— NASA's new Mars rover has instruments to detect organics, but can't determine if any stemmed from life.
— The goal of the mission is to understand if the environment could have supported life on Mars -- and preserved it.
— The rover is scheduled to launch on Nov. 25 and arrive in August 2012.
If the goal of NASA's new Mars rover was to find a place with preserved organics, it's probably headed to the wrong spot.
As alluring as that mission sounds, it's not the point of Mars Science Laboratory, a nuclear-powered rover the size of a car that is being prepared for a two-year road trip on the Red Planet.
In the quest to figure out if life exists, or ever existed beyond Earth, it pays to be patient.
Rather than a giant leap to look for Martian life, such as what NASA attempted with its 1970s-era Viking probes, scientists are taking a slower, more methodical approach to make sure they understand the environments and chemistry that could support — and just as importantly, preserve — life.
They expect to find answers in Gale Crater, a 96-mile wide impact basin that features a three-mile-high pileup of rock rising from the the crater floor. Analysis of data taken by orbiting Mars probes shows the base of the mountain has two different types of minerals that hold the chemical fingerprints of water.
Scientists believe the crater, named after Australian astronomer Walter Frederick Gale, contains geologic records from a diverse number of environments over huge spans of time, perhaps hundreds or millions of years.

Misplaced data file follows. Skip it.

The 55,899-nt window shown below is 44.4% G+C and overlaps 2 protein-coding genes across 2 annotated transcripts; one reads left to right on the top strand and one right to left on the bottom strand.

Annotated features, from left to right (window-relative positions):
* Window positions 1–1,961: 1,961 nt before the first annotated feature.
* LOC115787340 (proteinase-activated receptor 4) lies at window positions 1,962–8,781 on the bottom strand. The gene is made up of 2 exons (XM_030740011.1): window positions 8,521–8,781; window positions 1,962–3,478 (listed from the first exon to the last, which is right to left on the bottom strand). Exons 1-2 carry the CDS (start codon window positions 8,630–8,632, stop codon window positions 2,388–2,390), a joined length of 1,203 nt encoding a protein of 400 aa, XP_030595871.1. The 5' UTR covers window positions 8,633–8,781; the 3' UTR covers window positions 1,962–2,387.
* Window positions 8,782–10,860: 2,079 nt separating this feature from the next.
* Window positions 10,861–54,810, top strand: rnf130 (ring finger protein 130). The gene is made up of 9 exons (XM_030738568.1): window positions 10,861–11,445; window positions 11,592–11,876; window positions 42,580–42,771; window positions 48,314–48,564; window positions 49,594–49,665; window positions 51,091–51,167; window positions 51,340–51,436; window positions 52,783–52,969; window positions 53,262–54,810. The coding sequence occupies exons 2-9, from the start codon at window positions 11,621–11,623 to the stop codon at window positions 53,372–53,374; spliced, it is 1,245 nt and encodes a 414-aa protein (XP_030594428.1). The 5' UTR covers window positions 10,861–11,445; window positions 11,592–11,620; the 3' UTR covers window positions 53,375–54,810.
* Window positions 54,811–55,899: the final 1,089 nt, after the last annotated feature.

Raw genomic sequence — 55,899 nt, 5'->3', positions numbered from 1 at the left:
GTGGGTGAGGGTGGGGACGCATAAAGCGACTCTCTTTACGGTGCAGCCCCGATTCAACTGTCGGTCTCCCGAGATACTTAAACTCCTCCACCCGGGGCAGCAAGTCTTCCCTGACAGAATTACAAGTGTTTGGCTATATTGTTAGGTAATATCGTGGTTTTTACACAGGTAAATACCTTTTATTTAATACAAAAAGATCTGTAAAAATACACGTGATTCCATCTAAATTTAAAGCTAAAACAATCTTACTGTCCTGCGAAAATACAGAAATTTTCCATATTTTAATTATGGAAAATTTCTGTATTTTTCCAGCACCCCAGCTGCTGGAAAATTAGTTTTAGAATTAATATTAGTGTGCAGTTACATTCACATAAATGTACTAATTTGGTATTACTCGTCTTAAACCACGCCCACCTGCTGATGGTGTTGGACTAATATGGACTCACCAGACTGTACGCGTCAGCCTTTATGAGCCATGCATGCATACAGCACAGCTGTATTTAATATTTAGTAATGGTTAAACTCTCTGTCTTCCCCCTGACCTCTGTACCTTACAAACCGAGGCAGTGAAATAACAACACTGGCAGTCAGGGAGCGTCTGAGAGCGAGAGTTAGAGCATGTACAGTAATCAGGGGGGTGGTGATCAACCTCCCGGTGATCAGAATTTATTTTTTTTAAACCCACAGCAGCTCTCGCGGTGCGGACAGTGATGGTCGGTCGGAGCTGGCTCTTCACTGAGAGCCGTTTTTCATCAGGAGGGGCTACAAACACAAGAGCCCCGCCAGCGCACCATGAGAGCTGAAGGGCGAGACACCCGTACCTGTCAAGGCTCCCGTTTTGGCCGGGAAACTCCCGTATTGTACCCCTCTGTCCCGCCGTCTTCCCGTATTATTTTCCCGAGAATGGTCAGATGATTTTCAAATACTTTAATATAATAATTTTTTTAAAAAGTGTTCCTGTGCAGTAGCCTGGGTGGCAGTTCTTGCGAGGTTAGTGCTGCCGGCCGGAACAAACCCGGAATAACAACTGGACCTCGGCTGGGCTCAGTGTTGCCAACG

"That will give us a history of some of the ancient environments on Mars, how it has changed and help us evaluate the habitability of the planet," said geologist Dawn Sumner, with the University of California at Davis.
The rover, nicknamed 'Curiosity,' has the tools to decipher organics, but the findings wouldn't necessarily mean there is, or was, life on Mars.
"It could be carbonaceous matter that occurred in meteorites," lead scientist John Grotzinger, with NASA's Jet Propulsion Laboratory in Pasadena, California, told Discovery News.
"This is not a life-detection mission. If you're going to do that you take a very different strategy toward developing a payload," he added.
Even small microfossils visible by Curiosity's cameras, such as stromatolites, which on Earth hold some of the most ancient records of life, would not be proof of biology on Mars.
"If we saw something like that on Mars, it would be a very significant discovery, but we wouldn't be able to interpret it uniquely as something that formed in the presence of life," Grotzinger said.
Scientists hope that by the time Curiosity is finished exploring Gale Crater, they will have enough information to either design a follow-on mission to return a key rock sample, or send a life-analysis mission for on-site investigations.
"On Earth, we know that searching for signs of life is really a tricky business, even where life is ubiquitous. We find microorganisms all over this planet in the strangest environments that you could ever imagine, but what we know from studying the rock record is that that they almost never get preserved," Grotzinger said.
"When you do find the right formula, then you can go to other places around the world, look for that particular type of rock, and that increases your chances of finding something," he added.
Curiosity is scheduled to be launched on an Atlas 5 rocket from Cape Canaveral Air Force Station in Florida between Nov. 25 and Dec. 18 and arrive at Gale Crater between Aug. 6 and 20, 2012.